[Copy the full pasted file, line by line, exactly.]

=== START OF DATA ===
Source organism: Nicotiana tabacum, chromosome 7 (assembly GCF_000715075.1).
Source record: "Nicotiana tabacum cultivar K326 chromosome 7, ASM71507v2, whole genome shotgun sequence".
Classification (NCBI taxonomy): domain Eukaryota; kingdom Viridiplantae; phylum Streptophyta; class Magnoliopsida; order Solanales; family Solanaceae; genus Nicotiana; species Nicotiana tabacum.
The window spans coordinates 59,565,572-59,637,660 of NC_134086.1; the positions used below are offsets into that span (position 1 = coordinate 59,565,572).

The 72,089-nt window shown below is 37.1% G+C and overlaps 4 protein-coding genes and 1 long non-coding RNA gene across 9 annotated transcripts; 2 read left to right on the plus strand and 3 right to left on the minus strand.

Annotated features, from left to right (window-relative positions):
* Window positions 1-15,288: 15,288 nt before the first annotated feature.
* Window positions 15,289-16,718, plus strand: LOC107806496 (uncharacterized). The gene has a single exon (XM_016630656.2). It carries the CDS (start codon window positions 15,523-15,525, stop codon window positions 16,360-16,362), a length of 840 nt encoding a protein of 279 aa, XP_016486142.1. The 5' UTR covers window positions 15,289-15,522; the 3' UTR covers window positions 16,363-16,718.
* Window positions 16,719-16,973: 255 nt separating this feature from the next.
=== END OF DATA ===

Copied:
Source organism: Nicotiana tabacum, chromosome 7 (assembly GCF_000715075.1).
Source record: "Nicotiana tabacum cultivar K326 chromosome 7, ASM71507v2, whole genome shotgun sequence".
Classification (NCBI taxonomy): domain Eukaryota; kingdom Viridiplantae; phylum Streptophyta; class Magnoliopsida; order Solanales; family Solanaceae; genus Nicotiana; species Nicotiana tabacum.
The window spans coordinates 59,565,572-59,637,660 of NC_134086.1; the positions used below are offsets into that span (position 1 = coordinate 59,565,572).

The 72,089-nt window shown below is 37.1% G+C and overlaps 4 protein-coding genes and 1 long non-coding RNA gene across 9 annotated transcripts; 2 read left to right on the plus strand and 3 right to left on the minus strand.

Annotated features, from left to right (window-relative positions):
* Window positions 1-15,288: 15,288 nt before the first annotated feature.
* Window positions 15,289-16,718, plus strand: LOC107806496 (uncharacterized). The gene has a single exon (XM_016630656.2). It carries the CDS (start codon window positions 15,523-15,525, stop codon window positions 16,360-16,362), a length of 840 nt encoding a protein of 279 aa, XP_016486142.1. The 5' UTR covers window positions 15,289-15,522; the 3' UTR covers window positions 16,363-16,718.
* Window positions 16,719-16,973: 255 nt separating this feature from the next.